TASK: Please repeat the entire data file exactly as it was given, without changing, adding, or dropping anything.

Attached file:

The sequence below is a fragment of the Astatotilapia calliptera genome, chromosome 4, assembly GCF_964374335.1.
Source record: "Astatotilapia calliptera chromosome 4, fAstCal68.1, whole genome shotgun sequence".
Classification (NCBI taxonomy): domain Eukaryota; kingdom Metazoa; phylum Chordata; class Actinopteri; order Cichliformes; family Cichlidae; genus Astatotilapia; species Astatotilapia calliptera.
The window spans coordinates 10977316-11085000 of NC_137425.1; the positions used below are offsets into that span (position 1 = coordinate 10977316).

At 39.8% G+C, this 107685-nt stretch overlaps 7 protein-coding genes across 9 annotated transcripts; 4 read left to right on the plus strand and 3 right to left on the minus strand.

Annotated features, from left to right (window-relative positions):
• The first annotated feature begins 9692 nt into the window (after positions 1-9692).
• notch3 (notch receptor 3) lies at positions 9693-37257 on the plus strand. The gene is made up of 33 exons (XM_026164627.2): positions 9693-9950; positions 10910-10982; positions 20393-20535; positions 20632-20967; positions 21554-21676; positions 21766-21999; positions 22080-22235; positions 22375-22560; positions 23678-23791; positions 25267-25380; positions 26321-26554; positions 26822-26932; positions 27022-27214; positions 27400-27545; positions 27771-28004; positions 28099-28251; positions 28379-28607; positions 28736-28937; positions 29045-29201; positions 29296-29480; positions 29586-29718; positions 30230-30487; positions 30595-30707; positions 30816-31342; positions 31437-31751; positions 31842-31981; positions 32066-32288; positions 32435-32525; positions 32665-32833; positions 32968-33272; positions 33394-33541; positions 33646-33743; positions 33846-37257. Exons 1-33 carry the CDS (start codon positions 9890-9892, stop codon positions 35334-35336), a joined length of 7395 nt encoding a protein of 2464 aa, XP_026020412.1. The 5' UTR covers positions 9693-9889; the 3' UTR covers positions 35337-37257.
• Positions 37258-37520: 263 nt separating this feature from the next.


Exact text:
The sequence below is a fragment of the Astatotilapia calliptera genome, chromosome 4, assembly GCF_964374335.1.
Source record: "Astatotilapia calliptera chromosome 4, fAstCal68.1, whole genome shotgun sequence".
Classification (NCBI taxonomy): domain Eukaryota; kingdom Metazoa; phylum Chordata; class Actinopteri; order Cichliformes; family Cichlidae; genus Astatotilapia; species Astatotilapia calliptera.
The window spans coordinates 10977316-11085000 of NC_137425.1; the positions used below are offsets into that span (position 1 = coordinate 10977316).

At 39.8% G+C, this 107685-nt stretch overlaps 7 protein-coding genes across 9 annotated transcripts; 4 read left to right on the plus strand and 3 right to left on the minus strand.

Annotated features, from left to right (window-relative positions):
• The first annotated feature begins 9692 nt into the window (after positions 1-9692).
• notch3 (notch receptor 3) lies at positions 9693-37257 on the plus strand. The gene is made up of 33 exons (XM_026164627.2): positions 9693-9950; positions 10910-10982; positions 20393-20535; positions 20632-20967; positions 21554-21676; positions 21766-21999; positions 22080-22235; positions 22375-22560; positions 23678-23791; positions 25267-25380; positions 26321-26554; positions 26822-26932; positions 27022-27214; positions 27400-27545; positions 27771-28004; positions 28099-28251; positions 28379-28607; positions 28736-28937; positions 29045-29201; positions 29296-29480; positions 29586-29718; positions 30230-30487; positions 30595-30707; positions 30816-31342; positions 31437-31751; positions 31842-31981; positions 32066-32288; positions 32435-32525; positions 32665-32833; positions 32968-33272; positions 33394-33541; positions 33646-33743; positions 33846-37257. Exons 1-33 carry the CDS (start codon positions 9890-9892, stop codon positions 35334-35336), a joined length of 7395 nt encoding a protein of 2464 aa, XP_026020412.1. The 5' UTR covers positions 9693-9889; the 3' UTR covers positions 35337-37257.
• Positions 37258-37520: 263 nt separating this feature from the next.